Struggled with a temperamental Gaggia machine and grinder for year. One in five cups was delicious, the rest was blegh-issimo.

Moving to Italy solved things nicely, and I now just go the bar for my hit…but I really admire any person who can work an proper espresso machine. Congratulations and wishing you years for crema.

I thought this thread was about Silvia Saint. Now if you can get Silvia Saint to put out for you then we can talk.

Ignorance fought! That means all those moki pots marketed as “stovetop espresso makers” have been fooling me into thinking I was hip! :smack:

I’m not sure why they wouldn’t be considered espresso makers. Espresso is made under pressure. A moka pot brews utilizing pressure created by steam to force water through grounds. It’s much different than infusion coffee preparation like drip and french press and much closer in process to espresso machines. The results are also much closer to espresso in strength and flavor than drip or press coffee.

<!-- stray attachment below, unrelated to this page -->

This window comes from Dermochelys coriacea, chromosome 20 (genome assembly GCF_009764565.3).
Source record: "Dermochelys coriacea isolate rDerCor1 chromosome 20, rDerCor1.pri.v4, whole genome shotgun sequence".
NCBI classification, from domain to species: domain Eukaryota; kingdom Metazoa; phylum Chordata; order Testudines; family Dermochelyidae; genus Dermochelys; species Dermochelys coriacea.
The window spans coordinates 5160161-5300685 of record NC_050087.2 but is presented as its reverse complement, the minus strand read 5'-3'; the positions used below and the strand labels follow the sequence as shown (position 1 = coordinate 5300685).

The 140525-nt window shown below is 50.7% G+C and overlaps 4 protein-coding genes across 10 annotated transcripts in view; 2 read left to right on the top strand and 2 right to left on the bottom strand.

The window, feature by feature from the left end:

Really? What do you call what comes out of this?

Pump-driven espresso makers are only one type. There are also piston-driven (lever) espresso machines and steam-driven machines. The first machine actually designed (in 1901) to extract coffee under pressure to speed up the process, better known as espresso, was steam driven.